Scientists are developing an implant smaller than a crayon that they hope will cure cancer in just 60 days. Researchers from seven states led by Rice University in Houston, Texas, have developed a three-inch implantable device that works as both a cancer detection system and a drug administration system.

Doctors determine what drugs a patient needs and then put that drug into the device to be released into their body. The hybrid advanced molecular manufacturing regulator – or HAMMR – is full of sensors that monitor fast-mutating cancer cells and adjusts the release of immunotherapy drugs based on a patient’s response.

‘This kind of “closed-loop therapy” has been used for managing diabetes, where you have a glucose monitor that continuously talks to an insulin pump. But for cancer immunotherapy, it’s revolutionary,’ said bioengineer Omid Veiseh, a principal investigator on the team.


The new device is one of many new cancer-curing technologies that are being developed. Most recently, a ‘groundbreaking’ pill was found to eradicate all types of solid tumors in an early study.

Immunotherapy is a type of cancer treatment that uses substances made by the body or in a lab to boost the immune system in the hopes that the body will naturally fight the cancer.

The researchers claim the first-of-its-kind technology will be able to improve immunotherapy outcomes for cancers that are hard to treat, like ovarian and pancreatic, and slash cancer deaths by 50 percent in the US.

Dr Amir Jazaeri, another principal investigator on the team, said the device will help ‘to get a real-time understanding of how our cancer cells are changing so we can change in parallel.’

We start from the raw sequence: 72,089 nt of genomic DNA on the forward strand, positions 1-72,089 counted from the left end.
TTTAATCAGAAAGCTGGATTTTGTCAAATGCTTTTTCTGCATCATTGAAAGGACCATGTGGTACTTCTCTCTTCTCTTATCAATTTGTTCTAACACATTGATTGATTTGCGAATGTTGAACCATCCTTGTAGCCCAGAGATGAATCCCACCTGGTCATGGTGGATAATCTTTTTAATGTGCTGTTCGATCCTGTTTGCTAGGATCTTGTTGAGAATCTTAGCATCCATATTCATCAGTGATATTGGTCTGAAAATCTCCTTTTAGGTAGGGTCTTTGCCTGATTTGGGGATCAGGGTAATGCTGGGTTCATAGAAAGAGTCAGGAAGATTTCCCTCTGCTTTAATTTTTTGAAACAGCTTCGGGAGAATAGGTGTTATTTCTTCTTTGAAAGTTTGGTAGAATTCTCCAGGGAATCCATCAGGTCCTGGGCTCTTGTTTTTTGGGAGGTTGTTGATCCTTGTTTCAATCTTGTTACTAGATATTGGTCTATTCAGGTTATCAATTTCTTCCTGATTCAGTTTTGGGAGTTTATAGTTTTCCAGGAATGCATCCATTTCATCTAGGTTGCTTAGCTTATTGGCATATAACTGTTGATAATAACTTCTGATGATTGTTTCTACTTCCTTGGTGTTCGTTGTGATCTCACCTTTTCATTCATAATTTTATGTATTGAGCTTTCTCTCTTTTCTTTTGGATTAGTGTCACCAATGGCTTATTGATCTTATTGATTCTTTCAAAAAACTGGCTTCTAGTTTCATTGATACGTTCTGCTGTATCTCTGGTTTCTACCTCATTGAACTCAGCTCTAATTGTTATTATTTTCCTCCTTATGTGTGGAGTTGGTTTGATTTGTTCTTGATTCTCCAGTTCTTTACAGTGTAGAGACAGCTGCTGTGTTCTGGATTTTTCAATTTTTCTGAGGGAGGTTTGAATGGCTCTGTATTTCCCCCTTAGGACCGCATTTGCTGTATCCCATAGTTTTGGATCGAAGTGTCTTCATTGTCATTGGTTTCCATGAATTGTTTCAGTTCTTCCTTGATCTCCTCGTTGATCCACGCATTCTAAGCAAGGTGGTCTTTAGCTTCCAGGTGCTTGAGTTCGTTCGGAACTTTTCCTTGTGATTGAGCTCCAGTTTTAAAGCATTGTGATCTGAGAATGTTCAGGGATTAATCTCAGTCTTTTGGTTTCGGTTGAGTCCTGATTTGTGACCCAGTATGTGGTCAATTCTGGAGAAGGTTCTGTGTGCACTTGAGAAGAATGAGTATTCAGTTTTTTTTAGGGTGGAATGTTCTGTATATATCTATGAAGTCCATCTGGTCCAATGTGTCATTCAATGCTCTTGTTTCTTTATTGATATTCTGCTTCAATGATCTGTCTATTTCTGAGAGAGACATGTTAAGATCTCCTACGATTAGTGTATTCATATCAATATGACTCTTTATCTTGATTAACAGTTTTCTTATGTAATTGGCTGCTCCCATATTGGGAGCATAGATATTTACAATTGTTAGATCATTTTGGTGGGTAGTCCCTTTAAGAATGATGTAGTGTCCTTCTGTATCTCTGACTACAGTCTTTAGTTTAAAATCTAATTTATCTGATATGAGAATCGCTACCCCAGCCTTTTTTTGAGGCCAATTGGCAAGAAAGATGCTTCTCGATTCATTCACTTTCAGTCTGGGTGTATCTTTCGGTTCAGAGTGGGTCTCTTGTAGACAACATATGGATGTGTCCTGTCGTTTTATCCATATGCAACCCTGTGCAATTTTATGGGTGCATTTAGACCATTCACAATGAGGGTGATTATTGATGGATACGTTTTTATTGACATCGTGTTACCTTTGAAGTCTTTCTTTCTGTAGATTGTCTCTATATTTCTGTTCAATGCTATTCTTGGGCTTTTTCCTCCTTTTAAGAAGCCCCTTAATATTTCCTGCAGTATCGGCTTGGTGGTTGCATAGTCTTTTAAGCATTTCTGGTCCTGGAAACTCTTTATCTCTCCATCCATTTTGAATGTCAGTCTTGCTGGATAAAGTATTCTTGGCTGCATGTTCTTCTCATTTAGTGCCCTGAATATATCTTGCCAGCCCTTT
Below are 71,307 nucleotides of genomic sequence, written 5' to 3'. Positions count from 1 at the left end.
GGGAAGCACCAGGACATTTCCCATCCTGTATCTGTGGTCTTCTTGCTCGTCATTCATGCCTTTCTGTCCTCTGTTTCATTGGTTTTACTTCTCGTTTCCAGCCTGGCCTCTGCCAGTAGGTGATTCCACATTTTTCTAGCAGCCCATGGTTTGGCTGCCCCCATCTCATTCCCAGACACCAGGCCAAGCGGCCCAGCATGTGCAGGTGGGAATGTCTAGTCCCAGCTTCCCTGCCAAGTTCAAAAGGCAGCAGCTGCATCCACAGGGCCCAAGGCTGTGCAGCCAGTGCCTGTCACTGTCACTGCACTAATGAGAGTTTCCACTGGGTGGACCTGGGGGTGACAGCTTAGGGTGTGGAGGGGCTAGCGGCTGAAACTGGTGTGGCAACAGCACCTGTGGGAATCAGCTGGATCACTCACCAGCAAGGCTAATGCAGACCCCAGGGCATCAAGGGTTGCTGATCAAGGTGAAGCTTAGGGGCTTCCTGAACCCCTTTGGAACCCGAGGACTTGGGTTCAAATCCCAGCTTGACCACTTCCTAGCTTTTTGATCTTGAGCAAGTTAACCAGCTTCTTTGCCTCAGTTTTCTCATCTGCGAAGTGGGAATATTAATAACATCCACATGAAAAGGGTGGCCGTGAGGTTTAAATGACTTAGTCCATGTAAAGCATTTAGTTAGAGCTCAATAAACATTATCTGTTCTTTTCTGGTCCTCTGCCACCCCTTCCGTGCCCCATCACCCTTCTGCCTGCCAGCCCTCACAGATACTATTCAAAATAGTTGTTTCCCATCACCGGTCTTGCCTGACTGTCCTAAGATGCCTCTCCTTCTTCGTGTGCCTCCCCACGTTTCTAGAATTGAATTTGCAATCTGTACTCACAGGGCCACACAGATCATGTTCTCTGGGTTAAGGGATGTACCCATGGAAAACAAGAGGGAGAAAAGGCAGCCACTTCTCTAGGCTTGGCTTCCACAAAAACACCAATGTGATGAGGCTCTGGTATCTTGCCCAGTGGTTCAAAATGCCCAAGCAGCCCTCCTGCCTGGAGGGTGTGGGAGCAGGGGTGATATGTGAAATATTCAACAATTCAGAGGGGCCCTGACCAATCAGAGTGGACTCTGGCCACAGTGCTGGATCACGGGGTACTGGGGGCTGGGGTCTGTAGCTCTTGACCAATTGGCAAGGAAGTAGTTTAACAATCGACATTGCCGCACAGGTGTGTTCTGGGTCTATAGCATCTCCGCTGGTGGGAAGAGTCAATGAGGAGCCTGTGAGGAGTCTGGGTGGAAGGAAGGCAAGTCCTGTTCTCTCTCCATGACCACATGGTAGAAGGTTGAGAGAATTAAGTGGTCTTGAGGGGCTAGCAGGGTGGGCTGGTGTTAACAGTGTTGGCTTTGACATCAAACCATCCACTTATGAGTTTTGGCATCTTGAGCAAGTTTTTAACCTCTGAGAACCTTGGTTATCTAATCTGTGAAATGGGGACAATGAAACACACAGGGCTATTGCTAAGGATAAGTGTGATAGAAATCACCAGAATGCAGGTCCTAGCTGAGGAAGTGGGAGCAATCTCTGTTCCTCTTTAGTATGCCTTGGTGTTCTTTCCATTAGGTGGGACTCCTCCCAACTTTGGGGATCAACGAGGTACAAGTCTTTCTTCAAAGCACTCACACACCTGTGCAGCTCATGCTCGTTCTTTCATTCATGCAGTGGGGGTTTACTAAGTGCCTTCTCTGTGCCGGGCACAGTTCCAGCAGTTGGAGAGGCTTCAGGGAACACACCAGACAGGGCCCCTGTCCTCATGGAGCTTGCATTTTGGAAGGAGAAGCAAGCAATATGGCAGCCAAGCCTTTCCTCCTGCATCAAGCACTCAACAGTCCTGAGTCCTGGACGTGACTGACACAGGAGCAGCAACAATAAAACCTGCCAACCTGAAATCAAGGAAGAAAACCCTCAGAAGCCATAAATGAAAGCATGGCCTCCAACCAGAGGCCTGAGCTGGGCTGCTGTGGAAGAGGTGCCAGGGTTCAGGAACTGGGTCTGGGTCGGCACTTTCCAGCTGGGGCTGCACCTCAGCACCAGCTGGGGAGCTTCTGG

A minimally invasive procedure allows the device to be implanted into the abdomen. It will then constantly monitor a patient’s cancer and adjust their dose of immunotherapy drugs in real-time.

‘This device will communicate wirelessly, potentially with a smartphone, and also be chargeable externally,’ Dr Jazaeri told KHOU11. ‘Essentially how your iWatch charges today,’ Dr Vesieh said.

The implant would enable doctors to react to any changes in the cancer a lot faster than the current system of waiting to get test results and devising a new treatment plan, which can take months.

The team recently received funding for a first-phase clinical trial of the implant to treat recurrent ovarian cancer. The researchers claim that HAMMR should only be needed for about two months, as they hope it could cure a patient’s cancer within 60 days.

Their goal is to have the device in human trials within five years. In Texas alone, more than 130,000 new cases of cancer are diagnosed a year, and more than 42,000 people die from the disease each year.

In another potential cancer breakthrough, earlier this month brain surgeons developed a device the size of a grain of rice they hope could be a breakthrough in treating deadly brain cancers.

The 6mm-long gadget is implanted onto the surface of tumors, where it releases drugs into the masses to shrink or kill them. When implanted into hard-to-treat brain tumors, the device can deliver multiple different cancer medications all at once.


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